Manufacturing remains in a progressive long-term decline, but, cyclically, is now at the bottom of its business cycle. Available manufacturing space fell 0.1% to 11.6% in the fourth quarter, according to the CB Richard Ellis survey. This was as likely due to retirement of facilities as absorptions, because both manufacturing construction spending and employment declined through the end of 2003. Although the computer and electronics industry has been expanding rapidly for a year, layoffs of its production workers and shutdowns of technology factories have continued.
The lowest vacancy rates of 6-7% are in metro New York, where the dominant process and packaged goods industries have had a milder recession and experienced less foreign outsourcing. The highest vacancy rates of about 20% are in the high-tech centers in Boston, Austin, Texas, Jacksonville, Fla., and Las Vegas.
Manufacturing will experience a strong rebound in 2004-06, masking the long-term declining trend. Employment declined only 3,000 jobs in February and likely actually rose, including a small share of 22,000 new jobs reported by temporary help agencies. Monthly factory job declines have averaged 70,000 since July 2000. Net hiring will not be significant until midyear. While manufacturing shipments have increased an average of 1% a month since last May, labor productivity gains have not been enough to increase hiring. Productivity improvement will slow after the easy fixes have been made and as the manufacturing recovery spreads to more non-electronic industries.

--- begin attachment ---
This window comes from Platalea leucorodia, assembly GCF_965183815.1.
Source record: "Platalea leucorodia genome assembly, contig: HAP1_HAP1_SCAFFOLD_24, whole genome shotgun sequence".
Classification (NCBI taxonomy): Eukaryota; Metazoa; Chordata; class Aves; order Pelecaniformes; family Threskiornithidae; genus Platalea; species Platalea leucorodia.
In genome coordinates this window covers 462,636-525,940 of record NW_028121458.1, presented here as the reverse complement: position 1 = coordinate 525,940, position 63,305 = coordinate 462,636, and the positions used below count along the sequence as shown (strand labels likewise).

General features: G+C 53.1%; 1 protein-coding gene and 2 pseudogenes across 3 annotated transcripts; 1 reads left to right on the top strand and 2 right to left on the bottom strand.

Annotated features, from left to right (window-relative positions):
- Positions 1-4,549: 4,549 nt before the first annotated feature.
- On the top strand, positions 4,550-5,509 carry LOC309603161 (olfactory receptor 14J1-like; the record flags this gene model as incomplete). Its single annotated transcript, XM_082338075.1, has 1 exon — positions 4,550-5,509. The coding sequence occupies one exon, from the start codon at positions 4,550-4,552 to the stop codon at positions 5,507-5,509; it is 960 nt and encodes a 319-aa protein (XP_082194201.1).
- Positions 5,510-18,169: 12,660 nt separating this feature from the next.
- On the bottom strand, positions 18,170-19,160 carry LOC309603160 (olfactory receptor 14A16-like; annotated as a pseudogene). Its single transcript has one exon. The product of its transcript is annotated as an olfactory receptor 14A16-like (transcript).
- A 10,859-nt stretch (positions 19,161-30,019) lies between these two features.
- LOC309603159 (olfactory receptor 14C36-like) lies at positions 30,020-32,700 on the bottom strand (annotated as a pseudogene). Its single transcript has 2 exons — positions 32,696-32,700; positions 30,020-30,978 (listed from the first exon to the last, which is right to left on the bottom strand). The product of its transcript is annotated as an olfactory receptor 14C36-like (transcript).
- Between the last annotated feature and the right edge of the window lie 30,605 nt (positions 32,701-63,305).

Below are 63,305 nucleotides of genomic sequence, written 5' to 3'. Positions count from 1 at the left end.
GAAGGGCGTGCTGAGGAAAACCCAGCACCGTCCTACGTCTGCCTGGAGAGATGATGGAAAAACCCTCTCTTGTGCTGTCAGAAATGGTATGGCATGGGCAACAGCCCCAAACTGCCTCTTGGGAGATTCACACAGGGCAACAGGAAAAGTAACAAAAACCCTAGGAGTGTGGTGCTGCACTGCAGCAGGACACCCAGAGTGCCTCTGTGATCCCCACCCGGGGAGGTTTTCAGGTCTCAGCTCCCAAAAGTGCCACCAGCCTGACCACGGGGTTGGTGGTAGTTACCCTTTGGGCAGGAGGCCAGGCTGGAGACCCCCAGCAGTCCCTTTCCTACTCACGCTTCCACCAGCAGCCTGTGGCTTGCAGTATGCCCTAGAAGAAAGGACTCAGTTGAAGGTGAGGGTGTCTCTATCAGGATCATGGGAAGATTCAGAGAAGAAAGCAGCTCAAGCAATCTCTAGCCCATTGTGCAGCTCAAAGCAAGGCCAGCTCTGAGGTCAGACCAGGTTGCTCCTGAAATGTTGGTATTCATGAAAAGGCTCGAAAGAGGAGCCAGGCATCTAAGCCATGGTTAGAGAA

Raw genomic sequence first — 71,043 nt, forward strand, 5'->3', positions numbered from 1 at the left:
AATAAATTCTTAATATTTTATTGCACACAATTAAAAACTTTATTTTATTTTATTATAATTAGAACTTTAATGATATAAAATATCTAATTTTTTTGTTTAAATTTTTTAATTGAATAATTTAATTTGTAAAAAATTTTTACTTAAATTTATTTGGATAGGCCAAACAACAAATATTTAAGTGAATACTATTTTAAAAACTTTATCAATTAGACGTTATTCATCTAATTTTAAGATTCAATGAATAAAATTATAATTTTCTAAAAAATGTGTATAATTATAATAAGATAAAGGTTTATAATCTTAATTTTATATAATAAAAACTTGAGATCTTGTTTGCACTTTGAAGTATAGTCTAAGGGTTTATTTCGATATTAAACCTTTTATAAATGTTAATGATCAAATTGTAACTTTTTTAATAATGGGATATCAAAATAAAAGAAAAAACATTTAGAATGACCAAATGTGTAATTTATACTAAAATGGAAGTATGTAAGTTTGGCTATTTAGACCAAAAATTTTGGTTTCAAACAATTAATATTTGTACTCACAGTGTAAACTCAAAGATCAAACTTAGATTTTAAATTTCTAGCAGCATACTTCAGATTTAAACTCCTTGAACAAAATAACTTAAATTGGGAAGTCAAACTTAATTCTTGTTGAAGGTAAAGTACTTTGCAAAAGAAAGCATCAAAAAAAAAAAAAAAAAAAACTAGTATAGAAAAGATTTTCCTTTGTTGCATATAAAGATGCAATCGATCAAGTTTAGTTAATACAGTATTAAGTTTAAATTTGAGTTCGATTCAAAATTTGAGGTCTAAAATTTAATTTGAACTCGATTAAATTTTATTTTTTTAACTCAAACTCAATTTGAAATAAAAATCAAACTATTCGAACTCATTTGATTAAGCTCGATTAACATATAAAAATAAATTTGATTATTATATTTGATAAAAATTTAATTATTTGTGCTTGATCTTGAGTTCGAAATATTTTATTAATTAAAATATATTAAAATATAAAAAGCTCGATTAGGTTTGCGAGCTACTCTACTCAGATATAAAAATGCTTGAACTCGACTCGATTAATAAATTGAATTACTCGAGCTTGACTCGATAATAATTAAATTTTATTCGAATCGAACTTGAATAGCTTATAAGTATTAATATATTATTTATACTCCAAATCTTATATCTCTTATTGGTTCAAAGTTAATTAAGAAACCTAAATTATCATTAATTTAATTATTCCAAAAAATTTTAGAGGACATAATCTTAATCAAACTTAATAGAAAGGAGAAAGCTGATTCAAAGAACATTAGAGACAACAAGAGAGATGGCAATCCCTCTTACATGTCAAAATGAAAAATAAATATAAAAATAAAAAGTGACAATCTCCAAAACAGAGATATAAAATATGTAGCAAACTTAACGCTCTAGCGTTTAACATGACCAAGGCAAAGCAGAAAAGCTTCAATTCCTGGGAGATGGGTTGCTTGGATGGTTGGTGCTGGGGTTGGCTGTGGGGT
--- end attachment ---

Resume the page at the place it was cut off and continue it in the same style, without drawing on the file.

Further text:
The recovery is already broadening. Many space-intensive machinery industries have recently reported large enough rises in orders to announce callbacks or hiring. This includes farm, construction, mining, materials handling, HVAC, power transmission, and metal working machinery, as well as heavy trucks and trailers. More workers mean a pickup in space renovations this year and added space in 2005-06.